It’s a strange experience when you open the curtains in the morning to be faced by men in high visibility jackets and hard hats only a few yards away, and 30 feet above the ground. Mind you, the noise made by the assortment of cranes, diggers, and other plant they use – combined with regular hammering and occasional swearing – means you don’t get to overlay in the mornings. I’ve even got to know most of them, and give them a cheery wave as I try and convert from half-asleep to some state of semi-awakeness. Though they do seem somewhat reticent about waving back to a zombie-like character with a dragged-through-a-hedge-backwards hairstyle, and still adorned in a bright blue check dressing gown.
What’s interesting, though, is how they seem to build houses these days. In some ways, it’s quite reminiscent of the agile process, which we follow here at p&p. OK, so they do have a detailed plan when they start, but you can see the way that this gradually morphs as they turn it into bricks and mortar. And even more so with some of the actual construction processes they follow. For example, the bricklayers leave slots in the wall for the scaffold poles as they build upwards, but obviously nobody told them how long a scaffold plank is – so they leave slots at seemingly random intervals. This means that the scaffold guy has to bodge together extra bits so the joints between the planks are properly supported. Maybe nobody thought of implementing an IScaffoldPlank interface.
And they leave nice neat holes in the wall for the pipes and stuff as they build, but they never seem to be in quite the right place. Though they do have metal frames they build into the wall for the windows, yet they tell me they don’t order the windows until they’ve measured the holes after the brickwork in finished. So even if they do have specifications, they don’t actually trust them. I suppose it’s their equivalent of test driven development.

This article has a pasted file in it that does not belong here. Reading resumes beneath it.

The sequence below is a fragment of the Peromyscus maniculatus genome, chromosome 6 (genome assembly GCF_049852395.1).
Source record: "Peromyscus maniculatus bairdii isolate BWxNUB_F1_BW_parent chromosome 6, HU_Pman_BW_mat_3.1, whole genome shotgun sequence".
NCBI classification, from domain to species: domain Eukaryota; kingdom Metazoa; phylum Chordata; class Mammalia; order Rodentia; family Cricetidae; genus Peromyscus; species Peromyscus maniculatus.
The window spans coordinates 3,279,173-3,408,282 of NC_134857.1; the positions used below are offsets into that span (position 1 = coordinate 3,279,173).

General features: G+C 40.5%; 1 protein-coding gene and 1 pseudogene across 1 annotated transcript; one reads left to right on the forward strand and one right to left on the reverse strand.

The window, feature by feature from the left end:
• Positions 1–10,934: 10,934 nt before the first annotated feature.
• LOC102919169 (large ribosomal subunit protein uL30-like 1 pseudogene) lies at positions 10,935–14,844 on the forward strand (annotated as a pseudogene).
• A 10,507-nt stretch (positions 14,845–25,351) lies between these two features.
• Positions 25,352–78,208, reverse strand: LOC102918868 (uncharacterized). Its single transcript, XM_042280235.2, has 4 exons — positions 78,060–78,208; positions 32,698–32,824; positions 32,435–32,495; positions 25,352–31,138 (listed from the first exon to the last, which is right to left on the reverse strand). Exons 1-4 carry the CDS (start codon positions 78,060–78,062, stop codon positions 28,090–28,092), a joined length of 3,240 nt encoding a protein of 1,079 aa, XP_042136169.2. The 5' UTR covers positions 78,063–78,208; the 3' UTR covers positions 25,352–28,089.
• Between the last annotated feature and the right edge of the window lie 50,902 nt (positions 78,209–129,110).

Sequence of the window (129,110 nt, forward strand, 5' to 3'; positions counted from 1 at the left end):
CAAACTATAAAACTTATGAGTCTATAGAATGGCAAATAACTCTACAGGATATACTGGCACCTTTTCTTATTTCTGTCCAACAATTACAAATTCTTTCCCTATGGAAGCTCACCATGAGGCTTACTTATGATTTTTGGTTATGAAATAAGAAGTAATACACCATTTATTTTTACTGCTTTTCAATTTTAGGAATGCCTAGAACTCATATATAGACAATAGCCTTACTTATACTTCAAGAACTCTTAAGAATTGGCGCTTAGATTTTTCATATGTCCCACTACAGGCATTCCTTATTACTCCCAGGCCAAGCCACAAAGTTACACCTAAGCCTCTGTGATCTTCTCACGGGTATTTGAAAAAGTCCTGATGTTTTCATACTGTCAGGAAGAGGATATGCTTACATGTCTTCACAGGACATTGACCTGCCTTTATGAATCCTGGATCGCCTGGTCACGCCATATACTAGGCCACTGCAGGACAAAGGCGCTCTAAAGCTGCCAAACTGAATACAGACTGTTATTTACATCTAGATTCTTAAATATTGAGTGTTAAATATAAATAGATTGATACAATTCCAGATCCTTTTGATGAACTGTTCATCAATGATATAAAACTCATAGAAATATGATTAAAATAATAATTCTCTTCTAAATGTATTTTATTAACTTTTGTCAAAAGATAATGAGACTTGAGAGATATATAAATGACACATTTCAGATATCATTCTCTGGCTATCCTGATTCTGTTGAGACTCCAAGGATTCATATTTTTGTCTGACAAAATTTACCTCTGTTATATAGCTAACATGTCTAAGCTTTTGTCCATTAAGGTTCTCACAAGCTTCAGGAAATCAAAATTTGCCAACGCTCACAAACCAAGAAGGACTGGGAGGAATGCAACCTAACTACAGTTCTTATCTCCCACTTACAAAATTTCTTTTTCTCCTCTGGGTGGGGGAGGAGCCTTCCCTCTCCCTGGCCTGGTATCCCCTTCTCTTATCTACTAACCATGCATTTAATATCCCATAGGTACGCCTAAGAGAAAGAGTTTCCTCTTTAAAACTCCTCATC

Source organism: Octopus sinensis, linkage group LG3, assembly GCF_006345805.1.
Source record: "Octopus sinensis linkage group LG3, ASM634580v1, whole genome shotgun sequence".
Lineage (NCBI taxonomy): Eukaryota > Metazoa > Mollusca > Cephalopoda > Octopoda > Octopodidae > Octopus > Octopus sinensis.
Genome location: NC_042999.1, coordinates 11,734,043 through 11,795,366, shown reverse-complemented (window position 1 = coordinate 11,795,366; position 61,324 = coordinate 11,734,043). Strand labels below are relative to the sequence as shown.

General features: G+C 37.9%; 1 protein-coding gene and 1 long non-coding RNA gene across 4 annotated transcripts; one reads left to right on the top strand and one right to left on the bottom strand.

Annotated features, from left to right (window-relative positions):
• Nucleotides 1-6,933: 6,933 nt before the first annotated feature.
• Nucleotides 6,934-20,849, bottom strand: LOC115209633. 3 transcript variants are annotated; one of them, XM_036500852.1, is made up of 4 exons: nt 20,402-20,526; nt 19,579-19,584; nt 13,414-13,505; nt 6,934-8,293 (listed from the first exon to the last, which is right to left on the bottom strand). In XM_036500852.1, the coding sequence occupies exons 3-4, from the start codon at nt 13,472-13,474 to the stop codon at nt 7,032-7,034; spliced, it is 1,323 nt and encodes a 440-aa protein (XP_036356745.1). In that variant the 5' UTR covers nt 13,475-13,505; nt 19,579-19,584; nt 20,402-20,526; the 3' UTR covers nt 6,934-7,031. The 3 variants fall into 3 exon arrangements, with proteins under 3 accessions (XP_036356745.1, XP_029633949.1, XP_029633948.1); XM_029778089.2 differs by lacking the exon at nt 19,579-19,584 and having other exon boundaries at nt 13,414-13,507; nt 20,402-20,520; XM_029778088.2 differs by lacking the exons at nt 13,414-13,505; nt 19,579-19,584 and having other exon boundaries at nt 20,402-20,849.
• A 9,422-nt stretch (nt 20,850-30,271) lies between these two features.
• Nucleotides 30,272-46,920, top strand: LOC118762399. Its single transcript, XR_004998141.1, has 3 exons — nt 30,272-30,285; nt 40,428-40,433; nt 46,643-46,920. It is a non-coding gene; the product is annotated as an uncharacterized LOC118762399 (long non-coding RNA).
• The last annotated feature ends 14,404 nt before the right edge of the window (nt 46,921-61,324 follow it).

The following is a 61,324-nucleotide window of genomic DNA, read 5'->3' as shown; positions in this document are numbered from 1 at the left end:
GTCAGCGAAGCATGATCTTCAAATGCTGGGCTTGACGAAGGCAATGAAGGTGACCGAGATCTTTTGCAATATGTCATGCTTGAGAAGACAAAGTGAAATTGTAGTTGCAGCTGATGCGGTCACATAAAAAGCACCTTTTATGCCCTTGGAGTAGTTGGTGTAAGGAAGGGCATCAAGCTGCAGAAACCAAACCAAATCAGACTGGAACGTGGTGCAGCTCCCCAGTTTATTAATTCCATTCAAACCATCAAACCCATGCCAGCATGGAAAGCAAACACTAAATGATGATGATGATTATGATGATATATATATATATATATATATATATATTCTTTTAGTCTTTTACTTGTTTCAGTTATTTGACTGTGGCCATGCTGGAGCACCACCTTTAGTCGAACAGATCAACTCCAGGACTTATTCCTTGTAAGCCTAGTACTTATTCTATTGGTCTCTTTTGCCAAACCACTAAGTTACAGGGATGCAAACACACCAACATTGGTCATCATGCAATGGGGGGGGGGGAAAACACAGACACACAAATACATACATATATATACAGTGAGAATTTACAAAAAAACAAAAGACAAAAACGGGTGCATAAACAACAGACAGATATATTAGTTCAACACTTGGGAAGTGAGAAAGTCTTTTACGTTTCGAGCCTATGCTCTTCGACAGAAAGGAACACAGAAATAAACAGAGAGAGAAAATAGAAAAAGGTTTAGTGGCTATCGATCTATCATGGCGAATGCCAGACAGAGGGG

Agile development encourages completion of iteration tasks as chunks of a complete project, and the bricklayers obviously follow this technique. They even do paired development (funny how you never seem to see just one). And in an effort to complete their part of the process during the current iteration, they even build the extremely precarious “sticking out bits” on the corners that finish off the end of the fascia where walls, tiles, and gutters meet. And then, when the carpenters lift the roof trusses into place, they invariably knock these off. And even when they don’t, the bricklayers seem to have to come back and alter them because they don’t line up with the other bits.
After the roof trusses are in place, the roofers arrive and carry bundles of tiles up onto the roof and place them in nice equally-spaced heaps over the whole roof area. Yet when they come to lay the tiles onto the roof, they have to start at the bottom so that they overlap properly. By the time they are a third of the way up the slope, hammering in the fixing nails has the occasional interesting side effect of causing tiles to slide off the heaps above them and crash down onto the scaffolding – often narrowly missing them. Mind you, the experts seem to be able to catch these as they go past, like it’s some kind of game. They rest end up in pieces in my garden.
You’d think that it would make sense to just carry them up onto the roof as they needed them. Yes, I know they have to build up equally on both sides of the slope (or the roof will fall off the walls with the unbalanced weight), but I reckon they do it so that they can see if the roof will actually take the weight of several hundred concrete tiles. The fact that they seem to put them all up there and then go away for a couple of days only reinforces this opinion. Probably it’s their implementation of experimental spikes.
Still, it’s going to seem very quiet here in a few weeks time when they’ve finished. I know you can buy CDs that just play the relaxing sounds of waves and birdsong. I wonder if I can get one that plays building noises…